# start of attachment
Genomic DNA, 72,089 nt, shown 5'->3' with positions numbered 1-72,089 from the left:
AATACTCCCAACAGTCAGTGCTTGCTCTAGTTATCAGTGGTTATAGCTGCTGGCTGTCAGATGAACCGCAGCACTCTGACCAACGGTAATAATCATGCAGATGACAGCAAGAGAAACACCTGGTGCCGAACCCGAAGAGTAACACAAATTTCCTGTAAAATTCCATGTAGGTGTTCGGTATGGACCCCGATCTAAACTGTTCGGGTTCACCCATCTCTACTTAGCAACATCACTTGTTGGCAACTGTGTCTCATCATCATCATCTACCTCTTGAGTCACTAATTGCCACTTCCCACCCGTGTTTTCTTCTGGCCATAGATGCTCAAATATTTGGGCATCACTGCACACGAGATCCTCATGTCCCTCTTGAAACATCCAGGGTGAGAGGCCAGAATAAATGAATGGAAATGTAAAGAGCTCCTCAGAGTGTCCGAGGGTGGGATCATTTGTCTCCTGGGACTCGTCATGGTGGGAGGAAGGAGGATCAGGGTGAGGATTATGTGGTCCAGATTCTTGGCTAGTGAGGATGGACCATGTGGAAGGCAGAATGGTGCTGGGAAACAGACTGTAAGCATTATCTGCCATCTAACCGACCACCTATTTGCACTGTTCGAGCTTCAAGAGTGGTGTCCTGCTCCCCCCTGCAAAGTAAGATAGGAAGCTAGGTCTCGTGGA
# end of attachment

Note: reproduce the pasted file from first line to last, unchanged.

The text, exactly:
Genomic DNA, 72,089 nt, shown 5'->3' with positions numbered 1-72,089 from the left:
AATACTCCCAACAGTCAGTGCTTGCTCTAGTTATCAGTGGTTATAGCTGCTGGCTGTCAGATGAACCGCAGCACTCTGACCAACGGTAATAATCATGCAGATGACAGCAAGAGAAACACCTGGTGCCGAACCCGAAGAGTAACACAAATTTCCTGTAAAATTCCATGTAGGTGTTCGGTATGGACCCCGATCTAAACTGTTCGGGTTCACCCATCTCTACTTAGCAACATCACTTGTTGGCAACTGTGTCTCATCATCATCATCTACCTCTTGAGTCACTAATTGCCACTTCCCACCCGTGTTTTCTTCTGGCCATAGATGCTCAAATATTTGGGCATCACTGCACACGAGATCCTCATGTCCCTCTTGAAACATCCAGGGTGAGAGGCCAGAATAAATGAATGGAAATGTAAAGAGCTCCTCAGAGTGTCCGAGGGTGGGATCATTTGTCTCCTGGGACTCGTCATGGTGGGAGGAAGGAGGATCAGGGTGAGGATTATGTGGTCCAGATTCTTGGCTAGTGAGGATGGACCATGTGGAAGGCAGAATGGTGCTGGGAAACAGACTGTAAGCATTATCTGCCATCTAACCGACCACCTATTTGCACTGTTCGAGCTTCAAGAGTGGTGTCCTGCTCCCCCCTGCAAAGTAAGATAGGAAGCTAGGTCTCGTGGA